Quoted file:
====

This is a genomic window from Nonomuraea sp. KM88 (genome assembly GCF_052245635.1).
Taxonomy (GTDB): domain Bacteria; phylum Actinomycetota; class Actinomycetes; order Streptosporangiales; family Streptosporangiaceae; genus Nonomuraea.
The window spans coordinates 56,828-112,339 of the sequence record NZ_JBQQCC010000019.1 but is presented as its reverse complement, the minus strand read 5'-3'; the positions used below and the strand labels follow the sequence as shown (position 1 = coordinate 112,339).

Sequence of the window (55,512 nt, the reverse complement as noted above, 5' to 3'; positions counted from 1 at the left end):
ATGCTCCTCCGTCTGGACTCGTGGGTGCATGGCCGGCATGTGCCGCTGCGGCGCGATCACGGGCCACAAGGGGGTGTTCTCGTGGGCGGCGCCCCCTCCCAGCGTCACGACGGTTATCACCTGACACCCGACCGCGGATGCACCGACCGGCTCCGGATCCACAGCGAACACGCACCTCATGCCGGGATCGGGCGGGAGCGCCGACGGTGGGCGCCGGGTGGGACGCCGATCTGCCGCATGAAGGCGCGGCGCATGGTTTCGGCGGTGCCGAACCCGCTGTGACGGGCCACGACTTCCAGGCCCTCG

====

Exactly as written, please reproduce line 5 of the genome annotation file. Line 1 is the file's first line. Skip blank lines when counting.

ATGCTCCTCCGTCTGGACTCGTGGGTGCATGGCCGGCATGTGCCGCTGCGGCGCGATCACGGGCCACAAGGGGGTGTTCTCGTGGGCGGCGCCCCCTCCCAGCGTCACGACGGTTATCACCTGACACCCGACCGCGGATGCACCGACCGGCTCCGGATCCACAGCGAACACGCACCTCATGCCGGGATCGGGCGGGAGCGCCGACGGTGGGCGCCGGGTGGGACGCCGATCTGCCGCATGAAGGCGCGGCGCATGGTTTCGGCGGTGCCGAACCCGCTGTGACGGGCCACGACTTCCAGGCCCTCG